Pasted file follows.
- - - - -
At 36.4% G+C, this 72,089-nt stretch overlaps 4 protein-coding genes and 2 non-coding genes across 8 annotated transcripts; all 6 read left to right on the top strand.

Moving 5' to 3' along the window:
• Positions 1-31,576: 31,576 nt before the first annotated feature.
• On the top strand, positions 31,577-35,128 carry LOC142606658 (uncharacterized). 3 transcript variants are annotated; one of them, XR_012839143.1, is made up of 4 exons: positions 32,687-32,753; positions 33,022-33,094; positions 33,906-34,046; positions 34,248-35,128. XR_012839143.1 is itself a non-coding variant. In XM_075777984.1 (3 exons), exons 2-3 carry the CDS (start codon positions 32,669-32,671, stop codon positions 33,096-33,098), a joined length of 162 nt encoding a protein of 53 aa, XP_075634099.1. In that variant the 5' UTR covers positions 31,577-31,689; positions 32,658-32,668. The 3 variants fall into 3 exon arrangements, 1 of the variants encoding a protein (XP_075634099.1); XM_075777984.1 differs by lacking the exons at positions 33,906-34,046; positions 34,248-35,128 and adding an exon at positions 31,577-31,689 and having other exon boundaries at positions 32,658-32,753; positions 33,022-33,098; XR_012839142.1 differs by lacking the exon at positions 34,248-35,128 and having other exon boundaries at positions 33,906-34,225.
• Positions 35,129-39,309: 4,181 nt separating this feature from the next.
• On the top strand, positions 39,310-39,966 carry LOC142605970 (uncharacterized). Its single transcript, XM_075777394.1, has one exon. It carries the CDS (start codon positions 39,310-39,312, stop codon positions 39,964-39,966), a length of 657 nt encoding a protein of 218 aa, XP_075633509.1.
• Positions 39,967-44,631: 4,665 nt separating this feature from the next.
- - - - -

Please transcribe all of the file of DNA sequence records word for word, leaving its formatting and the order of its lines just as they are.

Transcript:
At 36.4% G+C, this 72,089-nt stretch overlaps 4 protein-coding genes and 2 non-coding genes across 8 annotated transcripts; all 6 read left to right on the top strand.

Moving 5' to 3' along the window:
• Positions 1-31,576: 31,576 nt before the first annotated feature.
• On the top strand, positions 31,577-35,128 carry LOC142606658 (uncharacterized). 3 transcript variants are annotated; one of them, XR_012839143.1, is made up of 4 exons: positions 32,687-32,753; positions 33,022-33,094; positions 33,906-34,046; positions 34,248-35,128. XR_012839143.1 is itself a non-coding variant. In XM_075777984.1 (3 exons), exons 2-3 carry the CDS (start codon positions 32,669-32,671, stop codon positions 33,096-33,098), a joined length of 162 nt encoding a protein of 53 aa, XP_075634099.1. In that variant the 5' UTR covers positions 31,577-31,689; positions 32,658-32,668. The 3 variants fall into 3 exon arrangements, 1 of the variants encoding a protein (XP_075634099.1); XM_075777984.1 differs by lacking the exons at positions 33,906-34,046; positions 34,248-35,128 and adding an exon at positions 31,577-31,689 and having other exon boundaries at positions 32,658-32,753; positions 33,022-33,098; XR_012839142.1 differs by lacking the exon at positions 34,248-35,128 and having other exon boundaries at positions 33,906-34,225.
• Positions 35,129-39,309: 4,181 nt separating this feature from the next.
• On the top strand, positions 39,310-39,966 carry LOC142605970 (uncharacterized). Its single transcript, XM_075777394.1, has one exon. It carries the CDS (start codon positions 39,310-39,312, stop codon positions 39,964-39,966), a length of 657 nt encoding a protein of 218 aa, XP_075633509.1.
• Positions 39,967-44,631: 4,665 nt separating this feature from the next.